February 22, 2013






Boatbuilder hopes to move to Eastport site
 by Lora Whelan


     A spanking new white fiberglass research boat was berthed at the Eastport breakwater's inner basin during the week of February 25. The Tidewater was awaiting departure for the last leg of its voyage to its new owner, the William and Mary College Virginia Institute of Marine Science. If all goes as planned, Tidewater's builder, Millennium Marine of Escuminac will be the new tenant of about half of the Eastport city‑owned Guilford mill building as a manufacturing satellite to its New Brunswick operation.
     Washington County Manager Betsy Fitzgerald is coordinating the final piece of paperwork needed to comply with federal Economic Development Administration (EDA) grant requirements that will be used to upgrade the building and purchase equipment. EDA needs to sign off on the paperwork before the partnership is a done deal, thus the cautious optimism expressed by all parties involved.
     Millennium's Guimond family has been in the boatbuilding business since the 1940s and specializes in custom fiberglass designs ranging from 20' to 60'. It manufactures fishing boats and for the last decade has been designing and manufacturing custom boats for government services and specialty workboats. Its boats are found throughout North America and in parts of Europe. They are used for research, aquaculture, law enforcement, exploration, passenger and cargo carrying.
     Millennium President Cory Guimond explains that his company is the last one standing in the province, and the location has restricted the company's growth. During the winter the water freezes up, meaning a four‑hour drive to the nearest port for sea trials. Compounding that difficulty is the company's isolation, which restricts the ability to find qualified employees. Eastport, he says, has a number of assets, including the port, from which he would be able to draw. He could utilize the port to ship those boats made for foreign customers. The Boat School, if it gets back into gear, could supply him with skilled graduates. And he anticipates finding qualified employees or people who can be trained from the community at large.
     The New Brunswick operation will stay at its current capacity of 18 employees with the Eastport facility supplying fiberglass product for the Escuminac site as well as "completing more and more product for the U.S. and foreign market," Guimond says. Within the first year of operations in Eastport, Guimond anticipates hiring 18 employees and expanding by 10 annually until he reaches a maximum of about 50.
      The City of Eastport has been searching for a composites‑related business to locate in the city‑owned Guilford mill since it qualified in 2010 for a $1.4 million U.S. Department of Commerce EDA grant, which requires a $75,000 match from the business and job creation. One portion of the grant will be used for building upgrades and the other portion used for equipment purchase, including an exhaust ventilation system.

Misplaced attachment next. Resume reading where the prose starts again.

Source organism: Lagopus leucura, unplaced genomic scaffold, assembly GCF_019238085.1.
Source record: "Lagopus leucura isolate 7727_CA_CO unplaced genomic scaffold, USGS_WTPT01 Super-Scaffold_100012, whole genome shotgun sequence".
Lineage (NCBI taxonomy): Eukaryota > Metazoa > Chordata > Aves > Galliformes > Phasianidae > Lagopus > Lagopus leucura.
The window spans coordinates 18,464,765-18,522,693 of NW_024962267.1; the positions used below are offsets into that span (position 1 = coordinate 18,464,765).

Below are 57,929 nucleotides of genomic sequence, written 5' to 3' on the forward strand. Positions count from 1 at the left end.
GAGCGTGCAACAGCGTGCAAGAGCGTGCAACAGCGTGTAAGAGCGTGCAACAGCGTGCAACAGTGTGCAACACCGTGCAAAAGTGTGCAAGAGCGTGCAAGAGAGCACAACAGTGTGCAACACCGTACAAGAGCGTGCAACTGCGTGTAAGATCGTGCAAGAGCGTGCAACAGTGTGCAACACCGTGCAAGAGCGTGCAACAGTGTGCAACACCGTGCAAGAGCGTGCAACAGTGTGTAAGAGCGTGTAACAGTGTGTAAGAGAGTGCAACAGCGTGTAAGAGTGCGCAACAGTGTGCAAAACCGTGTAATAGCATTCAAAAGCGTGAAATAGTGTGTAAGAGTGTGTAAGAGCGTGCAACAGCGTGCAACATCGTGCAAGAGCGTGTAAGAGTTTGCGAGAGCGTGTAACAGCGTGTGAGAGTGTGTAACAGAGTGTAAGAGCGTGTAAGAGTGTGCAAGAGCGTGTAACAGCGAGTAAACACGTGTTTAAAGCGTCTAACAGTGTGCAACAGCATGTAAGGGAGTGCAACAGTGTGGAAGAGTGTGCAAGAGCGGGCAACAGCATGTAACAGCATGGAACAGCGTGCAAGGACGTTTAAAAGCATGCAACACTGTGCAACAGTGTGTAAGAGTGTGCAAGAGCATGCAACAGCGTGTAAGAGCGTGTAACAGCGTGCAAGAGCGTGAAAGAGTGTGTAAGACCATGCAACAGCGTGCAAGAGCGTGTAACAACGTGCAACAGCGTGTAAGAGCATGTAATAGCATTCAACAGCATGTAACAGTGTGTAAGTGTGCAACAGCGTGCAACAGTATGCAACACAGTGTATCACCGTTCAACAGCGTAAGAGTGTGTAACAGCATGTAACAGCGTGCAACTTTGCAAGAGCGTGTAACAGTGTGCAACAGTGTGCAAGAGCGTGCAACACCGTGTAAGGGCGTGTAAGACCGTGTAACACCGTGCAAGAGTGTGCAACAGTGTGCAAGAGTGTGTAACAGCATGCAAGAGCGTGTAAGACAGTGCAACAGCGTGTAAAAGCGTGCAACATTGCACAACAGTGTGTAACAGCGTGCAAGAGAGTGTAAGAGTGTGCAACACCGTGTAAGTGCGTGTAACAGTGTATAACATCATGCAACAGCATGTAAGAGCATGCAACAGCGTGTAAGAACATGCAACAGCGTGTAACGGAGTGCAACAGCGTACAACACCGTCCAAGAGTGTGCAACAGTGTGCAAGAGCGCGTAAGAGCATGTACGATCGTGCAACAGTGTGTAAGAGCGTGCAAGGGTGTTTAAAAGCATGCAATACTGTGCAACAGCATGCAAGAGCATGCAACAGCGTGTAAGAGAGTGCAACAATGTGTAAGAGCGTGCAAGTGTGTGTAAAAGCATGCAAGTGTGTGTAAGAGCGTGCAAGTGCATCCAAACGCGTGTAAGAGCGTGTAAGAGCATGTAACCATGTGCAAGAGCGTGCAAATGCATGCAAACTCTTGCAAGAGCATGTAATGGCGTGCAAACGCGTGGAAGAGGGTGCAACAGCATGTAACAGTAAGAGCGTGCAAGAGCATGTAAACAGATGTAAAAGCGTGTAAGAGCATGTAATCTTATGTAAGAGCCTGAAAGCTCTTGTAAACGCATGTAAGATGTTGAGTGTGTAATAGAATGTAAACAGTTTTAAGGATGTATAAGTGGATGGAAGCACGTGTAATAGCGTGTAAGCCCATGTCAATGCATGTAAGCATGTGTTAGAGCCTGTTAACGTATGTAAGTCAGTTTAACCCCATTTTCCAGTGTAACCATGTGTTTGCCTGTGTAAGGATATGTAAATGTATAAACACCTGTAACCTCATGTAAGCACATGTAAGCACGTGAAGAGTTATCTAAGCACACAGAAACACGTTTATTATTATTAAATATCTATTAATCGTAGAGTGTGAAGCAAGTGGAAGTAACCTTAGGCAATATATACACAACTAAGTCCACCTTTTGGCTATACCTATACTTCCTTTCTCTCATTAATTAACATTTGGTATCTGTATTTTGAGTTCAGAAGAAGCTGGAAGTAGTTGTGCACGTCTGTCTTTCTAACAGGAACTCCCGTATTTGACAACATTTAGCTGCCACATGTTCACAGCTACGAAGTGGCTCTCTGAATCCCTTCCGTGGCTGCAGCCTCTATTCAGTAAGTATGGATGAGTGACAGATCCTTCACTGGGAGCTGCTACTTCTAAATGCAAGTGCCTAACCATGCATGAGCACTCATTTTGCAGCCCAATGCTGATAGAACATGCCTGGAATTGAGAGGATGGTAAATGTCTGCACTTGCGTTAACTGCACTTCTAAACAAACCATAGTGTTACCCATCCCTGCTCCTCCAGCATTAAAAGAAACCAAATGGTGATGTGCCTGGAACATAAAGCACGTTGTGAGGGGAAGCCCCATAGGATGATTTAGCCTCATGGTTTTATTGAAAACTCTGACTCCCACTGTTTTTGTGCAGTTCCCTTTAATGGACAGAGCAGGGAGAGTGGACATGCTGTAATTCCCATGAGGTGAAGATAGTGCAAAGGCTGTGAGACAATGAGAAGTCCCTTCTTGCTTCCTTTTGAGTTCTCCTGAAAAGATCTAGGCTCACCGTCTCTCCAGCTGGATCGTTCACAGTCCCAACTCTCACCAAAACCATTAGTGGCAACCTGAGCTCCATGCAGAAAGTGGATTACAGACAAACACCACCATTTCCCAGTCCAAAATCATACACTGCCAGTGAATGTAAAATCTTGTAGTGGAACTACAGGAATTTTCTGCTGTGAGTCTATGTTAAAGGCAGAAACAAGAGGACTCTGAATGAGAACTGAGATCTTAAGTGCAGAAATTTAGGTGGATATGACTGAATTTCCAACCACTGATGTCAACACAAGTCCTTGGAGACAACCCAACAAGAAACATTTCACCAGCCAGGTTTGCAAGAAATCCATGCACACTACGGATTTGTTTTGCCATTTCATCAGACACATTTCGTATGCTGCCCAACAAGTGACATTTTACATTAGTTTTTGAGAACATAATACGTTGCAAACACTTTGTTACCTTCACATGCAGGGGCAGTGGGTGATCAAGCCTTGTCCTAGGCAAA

Guimond is optimistic about Eastport. He's now relieved that a partnership in 2007 with entities in Edenton, N.C., didn't work out. "The community was going to build a new building," he says, but then the recession hit and the money wasn't there. "We had big plans, made investments." But, he adds, "I'm quite pleased about Eastport, about Maine." It allows him closer proximity to his home base and family members.
      Originally the City of Eastport, in partnership with the county, was the EDA grant applicant, with Ocean Renewable Power Company (ORPC) as an interested party. Since the initial grant application and award, ORPC has changed its business model with its manufacturing supply needs met from a range of already established businesses. The company notified the city in 2011 that it would not need the facility and would do all in its power to help the city find a tenant. The city reached out to the composites industry and economic development organizations for assistance in its business search. The city was under pressure to find a business that could meet the grant's requirements before the term of the grant expires in spring 2013.
     The paperwork between the city, the county and Millennium is wrapping up, says Fitzgerald. "There's one more step. It's a detail piece," she explains. As a part of the change to the EDA grant application, the three need to outline the change in equipment needs from the original application. "I'm hoping to have everything to them [EDA] by the end of the month [February]." She notes that the outcome "seems very positive" but needs to be finalized by "getting all our ducks in line." In terms of concerns about meeting the spring deadline, Fitzgerald comments, "It's as much for the EDA as it is for us."
     Guimond says he's eager to get started as soon as possible but hopes no later than early summer. "I have people ready to sign the dotted line for boats, so they need to get built."
     City Manager Jon Southern says that if Millennium becomes the tenant, "It's a perfect fit for Eastport" because of the city's maritime and boatbuilding heritage.
     Guimond says of staffing, "They'd be full‑time, year‑round."
     Millennium, Southern reiterates, has been exploring the possibility of a U.S. manufacturing base for a number of years. "There are economic factors in having it in this country." Southern explains that the company has many U.S. customers, and with the Jones Act, being able to build in the U.S. greatly eases the sale and transport of boats to customers.
     "It will be a proud day in Eastport to see a boat leave that has a 'Made in Eastport' sticker on it," Southern adds.

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